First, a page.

Private equity funds deploy new investment strategy: financing lawsuits
By: L.M. Sixel
Private equity and hedge funds have found a new way to get richer: Financing lawsuits in exchange for a cut of the winnings.
The investment funds, which have raised billions of dollars to funnel into promising cases, have become a rich source of cash for lawyers to acquire cases, buy advertising, recruit clients and underwrite litigation expenses. If the lawyers win, private equity backers can pocket up to six times their initial investments, amounting to as much as 50 percent of a settlement or trial verdict.
This large and growing pool of money has opened the door for lawyers to gamble on big cases against big companies involving thousands of victims and millions of dollars in damages, but it also raises questions of whether lawyers will act in the best interest of clients or their financiers, who might prefer a quick settlement over a lengthy trial. In addition, the cuts taken by private equity and hedge funds can be so high that clients who win big awards on paper may end up with as little as 10 cents on dollar, legal experts say.
“It’s like the white collar version of pay-day loans,” said Houston lawyer John Zavitsanos.
Litigation finance has been around for more than a decade, but only in recent years has it taken off as private equity and hedge funds seek better returns beyond stock, bond and commodity markets, according to legal and finance specialists. By some estimates, more than one-third of U.S. law firms used litigation financing in 2017, up from 7 percent four years earlier, while private equity and hedge fund investments in lawsuits have surged to about $30 billion from $1 billion in 2011.
Burford Capital, a publicly traded litigation funder listed on the London Stock Exchange, provides a window into this mostly private world. Burford, like most litigation financiers, raises the money it plows into lawsuits from institutional investors such as pension funds and university endowments. In a recent presentation to investors, Burford estimated that it earned a 37 percent return in 2017 — compared about 22 percent for the S&P 500 stock index — and more than tripled its investments in lawsuits to $1.3 billion from $378 million.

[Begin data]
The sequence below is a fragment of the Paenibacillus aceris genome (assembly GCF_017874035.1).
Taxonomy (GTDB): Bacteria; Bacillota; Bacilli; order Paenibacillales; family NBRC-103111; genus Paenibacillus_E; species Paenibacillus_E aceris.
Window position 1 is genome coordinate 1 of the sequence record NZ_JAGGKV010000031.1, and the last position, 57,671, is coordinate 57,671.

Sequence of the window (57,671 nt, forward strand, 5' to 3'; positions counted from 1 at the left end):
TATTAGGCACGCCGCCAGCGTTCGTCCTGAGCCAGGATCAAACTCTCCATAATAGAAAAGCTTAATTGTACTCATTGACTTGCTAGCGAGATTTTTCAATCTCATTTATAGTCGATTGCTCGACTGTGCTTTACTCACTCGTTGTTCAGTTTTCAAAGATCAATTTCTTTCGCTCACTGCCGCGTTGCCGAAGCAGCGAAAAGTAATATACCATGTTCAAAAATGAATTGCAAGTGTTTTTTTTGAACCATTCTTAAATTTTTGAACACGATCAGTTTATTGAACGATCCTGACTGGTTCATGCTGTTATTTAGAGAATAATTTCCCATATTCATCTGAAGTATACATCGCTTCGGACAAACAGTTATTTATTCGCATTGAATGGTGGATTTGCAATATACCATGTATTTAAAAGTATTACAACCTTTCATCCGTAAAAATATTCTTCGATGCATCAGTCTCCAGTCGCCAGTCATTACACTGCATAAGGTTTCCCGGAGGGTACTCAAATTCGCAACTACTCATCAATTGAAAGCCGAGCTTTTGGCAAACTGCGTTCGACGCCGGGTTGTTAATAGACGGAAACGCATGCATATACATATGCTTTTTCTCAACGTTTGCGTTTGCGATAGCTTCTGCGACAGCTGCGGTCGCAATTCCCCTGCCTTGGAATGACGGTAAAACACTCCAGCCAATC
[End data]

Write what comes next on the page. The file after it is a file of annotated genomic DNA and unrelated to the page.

Another publicly traded litigation finance firm, Bentham IMF of Australia, opened an office in Houston last year, just days after the firm announced it raised $200 million to fund lawsuits, with most of the money coming from a large, but unidentified hedge fund. At the time, Bentham reported its investments in U.S. lawsuits returned an average of 83 percent.
Bentham’s terms vary from case to case, but lawyers who win typically pay up to three times the original investment to Bentham, plus a percentage of the award or settlement. “We share in the recovery” of damages, said Eric Chenoweth, investment manager for Bentham in Houston.
Bentham does not require lawyers who lose cases to repay the money, so the firm is choosy about which cases it funds, said Chenoweth, a long-time Houston lawyer who uses his knowledge of judges, courts and lawyers to evaluate lawsuit risk. Ninety-five percent of the firms seeking funding from Bentham are rejected, he said.
Legalist, a San Francisco litigation finance firm uses a computer algorithm to predict the likelihood of winning by weighing the type of claim, outcome of similar cases, previous rulings by the judge and the financial strength of the defendant. The company, which more than $10 million in seed capital last year, is backing a Boston-area ice cream sandwich maker suing one of its suppliers over allegations of inferior ice cream.
Software engineers make up half the staff at Legalist, said CEO Eva Shang, who started her company after receiving a $100,000 fellowship from the foundation started by Peter Thiel, the co-founder of PayPal who footed the bill for Hulk Hogan’s sex tape lawsuit against Gawker Media.
Investment funds solve cash flow problems for trial lawyers, who often need lots of money upfront to pursue cases. Some lawyers use private equity and hedge fund money to cover the cost of bringing complex cases such as intellectual property or anti-trust disputes that can require high-priced experts, deep research and extensive travel.